Tulsa World reported on a bill pending in the Oklahoma House to crack down on the administration of antipsychotic drugs to nursing home residents. Oklahoma ranks first in the nation in giving antipsychotic medication to nursing home residents, according to AARP Oklahoma, which is backing Senate Bill 142, by Sen. Stephanie Bice, R-Oklahoma City.

This legislation will provide a stop to this immoral practice of drugging our seniors,” said Sean Voskuhl, AARP Oklahoma director.  “We rank No. 1 in the country in this category with the high use of antipsychotic drugs,” Voskuhl said. “We owe it to our most frail and vulnerable citizens to provide dignity and care.”

The measure defines antipsychotic drugs as a “drug, sometimes called a major tranquilizer, used to treat symptoms of severe psychiatric disorders, including but not limited to schizophrenia and bipolar disorder.”

Bice said the legislation requires written informed consent from the patient or legal representative.

If the nursing home resident is given the antipsychotic in an emergency situation, a physician would need to do a follow-up exam to ensure the proper diagnosis, according to the measure.

The medications are being prescribed for nonpsychotic reasons, Bice said.

“We want to ensure that if there is a medical diagnosis and they need it, they get it,” she said.

But if a patient doesn’t need it, caregivers must be careful about over prescribing, she said.

Some of the medications have negative side effects, such as sedation, which can increase the risk of a fall, Bice said.

There is a high occurrence of nursing homes giving antipsychotic medication when it is not necessary.

Nico Gomez is president and CEO of Care Providers Oklahoma, which represents about 200 nursing homes. Gomez said his organization is not opposed to the measure.

“It is an issue we have been working hard to improve for a number of years,” Gomez said. “We can understand that people who care for our residents like we do are getting frustrated with the lack of progress that other states have made.”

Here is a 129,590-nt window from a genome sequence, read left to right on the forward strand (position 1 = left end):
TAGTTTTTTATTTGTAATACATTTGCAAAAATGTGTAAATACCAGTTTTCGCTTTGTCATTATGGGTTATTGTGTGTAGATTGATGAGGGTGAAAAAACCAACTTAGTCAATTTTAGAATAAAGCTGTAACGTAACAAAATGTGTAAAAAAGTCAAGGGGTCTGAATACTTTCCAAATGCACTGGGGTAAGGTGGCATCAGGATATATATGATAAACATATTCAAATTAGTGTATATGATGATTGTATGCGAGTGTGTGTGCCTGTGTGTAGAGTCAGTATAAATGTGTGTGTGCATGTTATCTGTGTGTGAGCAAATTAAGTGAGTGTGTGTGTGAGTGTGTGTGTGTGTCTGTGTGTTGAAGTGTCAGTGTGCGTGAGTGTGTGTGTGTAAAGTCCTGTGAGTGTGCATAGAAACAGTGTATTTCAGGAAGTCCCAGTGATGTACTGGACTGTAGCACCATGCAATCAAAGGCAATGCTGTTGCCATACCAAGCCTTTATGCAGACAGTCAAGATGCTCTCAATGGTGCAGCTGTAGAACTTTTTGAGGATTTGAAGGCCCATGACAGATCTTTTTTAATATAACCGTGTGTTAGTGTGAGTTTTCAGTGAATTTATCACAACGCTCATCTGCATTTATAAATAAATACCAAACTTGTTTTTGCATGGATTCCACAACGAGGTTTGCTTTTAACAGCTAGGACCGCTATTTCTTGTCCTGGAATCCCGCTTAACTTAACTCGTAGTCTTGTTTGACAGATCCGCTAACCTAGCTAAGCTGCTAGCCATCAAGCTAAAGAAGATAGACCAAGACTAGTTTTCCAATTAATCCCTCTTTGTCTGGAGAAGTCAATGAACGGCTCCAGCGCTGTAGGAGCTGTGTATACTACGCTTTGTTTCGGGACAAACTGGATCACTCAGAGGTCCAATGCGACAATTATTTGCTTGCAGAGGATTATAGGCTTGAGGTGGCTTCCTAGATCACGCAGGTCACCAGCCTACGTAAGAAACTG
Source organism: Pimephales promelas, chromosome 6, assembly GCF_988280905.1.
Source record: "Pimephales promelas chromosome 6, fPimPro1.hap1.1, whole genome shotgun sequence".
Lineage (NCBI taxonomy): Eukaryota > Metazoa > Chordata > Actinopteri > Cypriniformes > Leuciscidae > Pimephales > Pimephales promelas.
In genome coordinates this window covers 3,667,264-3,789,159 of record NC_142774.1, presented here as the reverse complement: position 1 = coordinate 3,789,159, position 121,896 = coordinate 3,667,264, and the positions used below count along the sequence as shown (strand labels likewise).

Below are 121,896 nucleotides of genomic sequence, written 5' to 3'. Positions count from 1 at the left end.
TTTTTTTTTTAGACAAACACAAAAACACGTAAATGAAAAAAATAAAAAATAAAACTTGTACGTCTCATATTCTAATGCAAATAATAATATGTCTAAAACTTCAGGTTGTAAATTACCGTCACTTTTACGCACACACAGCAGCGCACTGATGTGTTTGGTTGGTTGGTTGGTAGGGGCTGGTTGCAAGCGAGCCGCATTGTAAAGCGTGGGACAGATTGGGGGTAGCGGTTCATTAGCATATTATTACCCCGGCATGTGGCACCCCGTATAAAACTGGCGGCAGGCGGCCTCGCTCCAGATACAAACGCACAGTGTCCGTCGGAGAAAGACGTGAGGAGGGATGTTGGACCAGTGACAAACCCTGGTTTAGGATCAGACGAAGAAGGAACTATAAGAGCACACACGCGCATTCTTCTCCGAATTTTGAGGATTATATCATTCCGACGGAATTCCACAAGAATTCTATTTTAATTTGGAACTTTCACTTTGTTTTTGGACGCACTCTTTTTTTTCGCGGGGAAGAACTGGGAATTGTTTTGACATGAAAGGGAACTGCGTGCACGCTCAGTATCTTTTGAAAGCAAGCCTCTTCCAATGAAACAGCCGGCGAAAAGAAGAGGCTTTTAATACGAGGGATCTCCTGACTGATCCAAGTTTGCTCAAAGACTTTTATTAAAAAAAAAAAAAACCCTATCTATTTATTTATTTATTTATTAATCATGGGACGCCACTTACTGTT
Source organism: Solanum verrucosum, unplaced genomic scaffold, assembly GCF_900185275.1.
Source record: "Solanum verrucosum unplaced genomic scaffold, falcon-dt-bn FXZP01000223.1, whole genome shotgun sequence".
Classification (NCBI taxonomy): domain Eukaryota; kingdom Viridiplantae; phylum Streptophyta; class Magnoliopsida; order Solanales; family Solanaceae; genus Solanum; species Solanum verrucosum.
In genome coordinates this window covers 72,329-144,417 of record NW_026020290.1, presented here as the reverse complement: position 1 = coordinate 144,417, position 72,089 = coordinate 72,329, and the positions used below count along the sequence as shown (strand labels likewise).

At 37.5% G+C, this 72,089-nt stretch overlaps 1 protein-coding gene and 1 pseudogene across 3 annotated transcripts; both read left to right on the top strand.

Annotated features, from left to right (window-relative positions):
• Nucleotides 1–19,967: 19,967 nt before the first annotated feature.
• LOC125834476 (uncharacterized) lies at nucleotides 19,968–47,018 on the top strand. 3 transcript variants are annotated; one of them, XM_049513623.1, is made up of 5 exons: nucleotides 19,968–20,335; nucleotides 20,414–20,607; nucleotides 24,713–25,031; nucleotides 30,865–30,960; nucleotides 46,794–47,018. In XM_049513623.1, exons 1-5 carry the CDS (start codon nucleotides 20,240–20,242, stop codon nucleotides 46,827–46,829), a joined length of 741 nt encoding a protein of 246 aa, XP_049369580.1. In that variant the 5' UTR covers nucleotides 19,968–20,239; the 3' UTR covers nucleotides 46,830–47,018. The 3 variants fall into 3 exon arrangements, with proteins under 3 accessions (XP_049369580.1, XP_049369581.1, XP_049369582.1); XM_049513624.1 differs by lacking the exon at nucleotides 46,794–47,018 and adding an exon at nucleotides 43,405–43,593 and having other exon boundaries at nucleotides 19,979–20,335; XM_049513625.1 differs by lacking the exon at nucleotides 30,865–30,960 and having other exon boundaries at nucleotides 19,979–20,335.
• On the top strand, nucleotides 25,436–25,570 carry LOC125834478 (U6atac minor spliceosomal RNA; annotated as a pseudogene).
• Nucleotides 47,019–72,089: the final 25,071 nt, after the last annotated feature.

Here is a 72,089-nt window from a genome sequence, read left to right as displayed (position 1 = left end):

He said his organization is working to educate its members and with physicians to make sure “we are prescribing the right medications to the right person at the right time.”

Gomez said he didn’t have an answer as to why the state ranks first in the nation on administering the drugs to nursing home residents.

I read the most despicable thing about a nurse named Michelle brown who is charged with multiple felonies after prosecutors said she stole liquid pain medication from residents who needed it to relieve pain.  A grand jury on Friday handed up an indictment charging Brown, a licensed practical nurse, with tampering with drugs, theft, drug possession and illegal processing of drug documents.  This lady needs to be buried under the jail.

This nurse replaced the morphine and the hydromorphone that she stole with water, leaving the diluted doses to be injected into patients at Crestmont North Nursing Home.  Investigators could not determine how much of the medication Brown took, or how diluted she left the medication.

Brown took the bottles as they sat on the medication cart, poured some of it into pill baggies and then put water back into the bottle to bring it back up to the level it was before, prosecutors said.

Other employees at the home reviewed the facility’s surveillance video after they noticed Brown acting suspicious in March, and saw Brown ducking into closets, empty rooms and rooms of patients assigned to other nurses, prosecutors said.

They confronted Brown, who admitted to stealing medication twice, on March 1 and March 7, then taking it home and using it herself, prosecutors said.  Drug addiction is a major problem in the health care field where access and opportunity come together.